The last common annual Polygonum species that we often encounter in Illinois is wild buckwheat (Polygonum convolvulus L.). Wild buckwheat is a weed of landscapes, orchards, and nurseries, and can be a problem in agronomic crops, especially small-grain crops. It usually grows in cultivated areas and is well adapted for a wide range of climates and soil types. Wild buckwheat generally emerges from mid-May through June and is a fast-growing viney species that can grow along the ground or intertwine itself around other plants. If not controlled, wild buckwheat can shade and/or strangle other plants and can often interfere with mechanical harvesting of the crop. Wild buckwheat has heart-shaped leaves

and may be confused with field or hedge bindweed. Two big distinguishing characteristics between wild buckwheat and the two bindweed species are (1) wild buckwheat is an annual and the bindweeds are perennials, and (2) since wild buckwheat is in the Polygonaceae family it has an ocrea that surrounds the stem at the base of each leaf, where the bindweeds do not.

There are four perennial Polygonum species that are often encountered in Illinois. These include swamp smartweed (Polygonum coccineum Muhl.), curly dock (Rumex crispus L.), red sorrel (Rumex acetosella L.), and Japanese knotweed (Polygonum cuspidatum Sieb. & Zucc.). Swamp smartweed resembles Pennsylvania smartweed and ladysthumb in appearance; however, it is usually much larger and is a perennial that can reproduce by long, creeping, woody rhizomes.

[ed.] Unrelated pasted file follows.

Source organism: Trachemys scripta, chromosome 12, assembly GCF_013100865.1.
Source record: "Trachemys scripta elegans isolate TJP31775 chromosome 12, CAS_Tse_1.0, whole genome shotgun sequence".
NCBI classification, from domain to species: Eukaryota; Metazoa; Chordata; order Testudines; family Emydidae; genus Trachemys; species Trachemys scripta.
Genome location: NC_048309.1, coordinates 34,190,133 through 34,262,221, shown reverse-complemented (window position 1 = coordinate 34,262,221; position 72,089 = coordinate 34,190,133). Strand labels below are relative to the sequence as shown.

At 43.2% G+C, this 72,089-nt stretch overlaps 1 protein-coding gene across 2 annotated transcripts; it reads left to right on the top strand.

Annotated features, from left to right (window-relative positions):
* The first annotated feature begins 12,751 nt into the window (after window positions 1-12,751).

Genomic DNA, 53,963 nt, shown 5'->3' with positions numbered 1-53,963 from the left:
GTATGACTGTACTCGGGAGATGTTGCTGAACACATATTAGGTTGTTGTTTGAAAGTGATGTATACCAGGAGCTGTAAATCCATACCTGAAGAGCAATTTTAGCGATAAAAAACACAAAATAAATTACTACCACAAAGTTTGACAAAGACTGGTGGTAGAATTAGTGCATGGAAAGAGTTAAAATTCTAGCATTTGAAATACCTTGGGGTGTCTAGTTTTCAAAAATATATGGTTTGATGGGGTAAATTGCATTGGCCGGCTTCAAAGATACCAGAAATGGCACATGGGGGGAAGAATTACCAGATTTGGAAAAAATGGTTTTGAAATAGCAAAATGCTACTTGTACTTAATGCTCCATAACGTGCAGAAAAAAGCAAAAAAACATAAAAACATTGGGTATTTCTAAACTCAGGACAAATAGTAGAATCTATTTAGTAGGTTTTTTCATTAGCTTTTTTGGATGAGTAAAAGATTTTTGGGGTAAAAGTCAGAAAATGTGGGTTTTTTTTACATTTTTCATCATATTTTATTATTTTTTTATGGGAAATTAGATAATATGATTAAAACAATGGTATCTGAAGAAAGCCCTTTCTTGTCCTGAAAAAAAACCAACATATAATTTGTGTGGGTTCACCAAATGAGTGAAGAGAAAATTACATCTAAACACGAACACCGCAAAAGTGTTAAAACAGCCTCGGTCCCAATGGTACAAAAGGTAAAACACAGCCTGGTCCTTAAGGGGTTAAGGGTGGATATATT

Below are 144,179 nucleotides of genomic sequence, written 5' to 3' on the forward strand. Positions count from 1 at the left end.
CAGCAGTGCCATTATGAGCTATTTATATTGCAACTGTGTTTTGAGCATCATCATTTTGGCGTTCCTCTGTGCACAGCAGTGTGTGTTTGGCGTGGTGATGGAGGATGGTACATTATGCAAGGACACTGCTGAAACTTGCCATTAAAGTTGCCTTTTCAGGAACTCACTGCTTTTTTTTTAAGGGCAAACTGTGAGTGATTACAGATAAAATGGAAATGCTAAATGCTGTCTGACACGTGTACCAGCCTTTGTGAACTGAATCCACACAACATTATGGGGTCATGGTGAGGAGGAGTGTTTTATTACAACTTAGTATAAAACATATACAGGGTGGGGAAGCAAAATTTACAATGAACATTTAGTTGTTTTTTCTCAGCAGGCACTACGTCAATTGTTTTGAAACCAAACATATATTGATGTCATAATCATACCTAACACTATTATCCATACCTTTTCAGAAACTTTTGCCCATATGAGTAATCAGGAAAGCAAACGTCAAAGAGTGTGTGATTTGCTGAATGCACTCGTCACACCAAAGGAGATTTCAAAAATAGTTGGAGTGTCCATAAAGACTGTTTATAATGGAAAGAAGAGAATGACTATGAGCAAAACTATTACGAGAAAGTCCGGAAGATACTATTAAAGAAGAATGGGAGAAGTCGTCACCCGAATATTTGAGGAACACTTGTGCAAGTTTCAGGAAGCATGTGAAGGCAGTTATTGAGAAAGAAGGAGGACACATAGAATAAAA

Because of this extensive root system it can be a strong competitor with other plants and is often difficult to control. Also because of this extensive root system, it is known to many farmers as devil's shoestring.

Another perennial in the Polygonaceae family that can be a problem in agronomic crops, especially in no-till situations, is curly dock. This is a taprooted perennial that develops a basal rosette of wavy-margined leaves.

Curly dock reproduces by seed, and the young leaves of the seedlings are generally egg shaped.

Perennial plants emerge from the taproot in mid-spring and can be controlled by tillage. Remember that since it is a member the Polygonaceae family, it will have an ocrea at the base of the leaves.

Red sorrel is a rhizomatous perennial that can be a problem in pastures that are not maintained. Identification is usually quite easy with this species due to its leaf shape: arrowhead shaped with two narrow and spreading basal lobes.

Red sorrel plants accumulate a high concentration of soluble oxalates, which give them a sour taste and can occasionally cause fatalities in livestock, particularly sheep.

The final Polygonum species that we will describe is Japanese knotweed. This species is also a rhizomatous perennial. It is very aggressive and fast growing and looks like a woody shrub at maturity.

Japanese knotweed was actually introduced as an ornamental in the late 1800s and has become an ecological threat in many parts of the United States because of its aggressive growth habit. It spreads primarily from rhizomes and is difficult to control by both mechanical and chemical means. Key characteristics to identifying Japanese knotweed are the hollow, bamboo-like stem, the thick rhizomes, and the joints on the stem surrounded by the ocrea.

This has been a brief overview of many of the Polygonum species that we encounter in Illinois. Remember that the key to controlling any of these species is proper identification. For further recommendations for control of these species refer to chapters 2 and 3 in the Illinois Agricultural Pest Management Handbook.--Christy Sprague and Aaron Hager

Author: Aaron Hager Christy Sprague


The Pest Management and Crop Development Bulletin
Executive Editor: Kevin Steffey, Extension Entomologist